A Minnesota judge ordered Google to disclose personal information about all users from Edina, Hennepin County who have recently searched for the name of a particular fraud victim, as revealed on Monday by public records researcher Tony Webster who published a controversial warrant that was issued in early February. The perpetrator of the fraud tried to conduct a wire transfer using a fake passport that contained a picture of the victim and authorities explained that Google's image search of the victim's name reveals the very same picture, while other Internet search engines fail to display it. Due to that state of affairs, authorities believe that the perpetrator used Google to identify their victim, which Judge Gary Larson concluded was grounds for a warrant. The Mountain View-based tech giant is now supposed to provide personally identifiable information on everyone who searched for the victim's name between December of last year and January 7, 2017. Among other things, authorities are seeking names, addresses, birthdays, phone numbers, and IP addresses of users from Google.
Webster claims that the warrant itself is illegal as it isn't based on a probable cause and was instead issued on the basis of a theory. Given how authorities don't have a particular suspect, the Alphabet-owned company shouldn't be required to disclose personal information from all users who have searched for the victim's name using Google, the public records researcher claims. Additionally, even if authorities manage to identify a suspect from the data acquired through the controversial warrant, their method could easily be thrown out in the court of law, Webster argues, adding that such an inclusive warrant could compromise the privacy of neighbors, journalists, potential employers, and other people who have searched for the victim's name due to perfectly legitimate reasons.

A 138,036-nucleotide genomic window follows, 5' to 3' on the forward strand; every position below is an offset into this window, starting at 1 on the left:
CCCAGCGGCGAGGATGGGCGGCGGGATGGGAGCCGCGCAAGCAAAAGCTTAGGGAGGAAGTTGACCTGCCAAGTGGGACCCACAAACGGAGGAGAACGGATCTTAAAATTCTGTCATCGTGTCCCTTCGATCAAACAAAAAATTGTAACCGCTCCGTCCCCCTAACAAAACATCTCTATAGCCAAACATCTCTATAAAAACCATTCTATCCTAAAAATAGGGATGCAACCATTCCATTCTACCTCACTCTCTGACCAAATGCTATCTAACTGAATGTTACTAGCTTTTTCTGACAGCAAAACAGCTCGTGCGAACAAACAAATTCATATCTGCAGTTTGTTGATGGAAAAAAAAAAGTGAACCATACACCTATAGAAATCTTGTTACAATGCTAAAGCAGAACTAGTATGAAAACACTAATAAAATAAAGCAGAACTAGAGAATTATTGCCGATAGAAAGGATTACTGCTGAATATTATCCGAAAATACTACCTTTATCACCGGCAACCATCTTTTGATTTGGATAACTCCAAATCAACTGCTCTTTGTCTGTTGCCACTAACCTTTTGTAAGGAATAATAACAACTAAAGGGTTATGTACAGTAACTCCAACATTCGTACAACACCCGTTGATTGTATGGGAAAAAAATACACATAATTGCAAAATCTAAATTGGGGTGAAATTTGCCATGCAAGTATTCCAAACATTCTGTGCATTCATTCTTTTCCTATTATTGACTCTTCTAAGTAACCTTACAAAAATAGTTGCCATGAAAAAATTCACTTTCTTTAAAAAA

The Mountain View-based Internet company has a policy of not commenting on individual cases, but the firm reportedly said that it will always oppose "excessively broad requests" for user data when inquired about this particular matter. If successfully executed, the warrant issued by Judge Larson may serve as a precedent for similar vague warrants seeking user data from tech companies, meaning Google likely already refused to comply.